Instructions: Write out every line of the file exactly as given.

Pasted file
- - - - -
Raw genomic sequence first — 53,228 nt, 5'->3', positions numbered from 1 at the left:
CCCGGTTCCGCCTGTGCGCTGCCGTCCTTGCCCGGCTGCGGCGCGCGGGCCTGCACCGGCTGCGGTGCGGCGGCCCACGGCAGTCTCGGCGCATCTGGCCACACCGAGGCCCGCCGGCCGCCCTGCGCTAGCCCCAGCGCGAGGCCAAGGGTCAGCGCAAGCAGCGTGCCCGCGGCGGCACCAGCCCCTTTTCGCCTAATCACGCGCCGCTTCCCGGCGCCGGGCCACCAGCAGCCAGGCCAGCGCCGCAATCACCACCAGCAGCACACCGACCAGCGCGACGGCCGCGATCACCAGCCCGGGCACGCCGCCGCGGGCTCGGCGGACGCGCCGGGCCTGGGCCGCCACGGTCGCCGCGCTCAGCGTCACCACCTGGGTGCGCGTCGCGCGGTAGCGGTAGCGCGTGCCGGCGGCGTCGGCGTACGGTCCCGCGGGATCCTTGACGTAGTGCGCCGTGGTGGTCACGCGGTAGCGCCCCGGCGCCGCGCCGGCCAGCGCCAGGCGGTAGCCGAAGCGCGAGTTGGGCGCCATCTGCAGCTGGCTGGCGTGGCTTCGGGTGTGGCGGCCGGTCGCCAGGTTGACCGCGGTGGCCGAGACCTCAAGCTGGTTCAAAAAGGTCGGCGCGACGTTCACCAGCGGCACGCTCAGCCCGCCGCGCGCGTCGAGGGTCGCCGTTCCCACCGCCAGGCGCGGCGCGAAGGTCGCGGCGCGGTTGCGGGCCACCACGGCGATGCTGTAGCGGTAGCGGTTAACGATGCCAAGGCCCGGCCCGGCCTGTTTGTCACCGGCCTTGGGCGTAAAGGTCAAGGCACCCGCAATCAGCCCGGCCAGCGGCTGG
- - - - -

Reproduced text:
Raw genomic sequence first — 53,228 nt, 5'->3', positions numbered from 1 at the left:
CCCGGTTCCGCCTGTGCGCTGCCGTCCTTGCCCGGCTGCGGCGCGCGGGCCTGCACCGGCTGCGGTGCGGCGGCCCACGGCAGTCTCGGCGCATCTGGCCACACCGAGGCCCGCCGGCCGCCCTGCGCTAGCCCCAGCGCGAGGCCAAGGGTCAGCGCAAGCAGCGTGCCCGCGGCGGCACCAGCCCCTTTTCGCCTAATCACGCGCCGCTTCCCGGCGCCGGGCCACCAGCAGCCAGGCCAGCGCCGCAATCACCACCAGCAGCACACCGACCAGCGCGACGGCCGCGATCACCAGCCCGGGCACGCCGCCGCGGGCTCGGCGGACGCGCCGGGCCTGGGCCGCCACGGTCGCCGCGCTCAGCGTCACCACCTGGGTGCGCGTCGCGCGGTAGCGGTAGCGCGTGCCGGCGGCGTCGGCGTACGGTCCCGCGGGATCCTTGACGTAGTGCGCCGTGGTGGTCACGCGGTAGCGCCCCGGCGCCGCGCCGGCCAGCGCCAGGCGGTAGCCGAAGCGCGAGTTGGGCGCCATCTGCAGCTGGCTGGCGTGGCTTCGGGTGTGGCGGCCGGTCGCCAGGTTGACCGCGGTGGCCGAGACCTCAAGCTGGTTCAAAAAGGTCGGCGCGACGTTCACCAGCGGCACGCTCAGCCCGCCGCGCGCGTCGAGGGTCGCCGTTCCCACCGCCAGGCGCGGCGCGAAGGTCGCGGCGCGGTTGCGGGCCACCACGGCGATGCTGTAGCGGTAGCGGTTAACGATGCCAAGGCCCGGCCCGGCCTGTTTGTCACCGGCCTTGGGCGTAAAGGTCAAGGCACCCGCAATCAGCCCGGCCAGCGGCTGG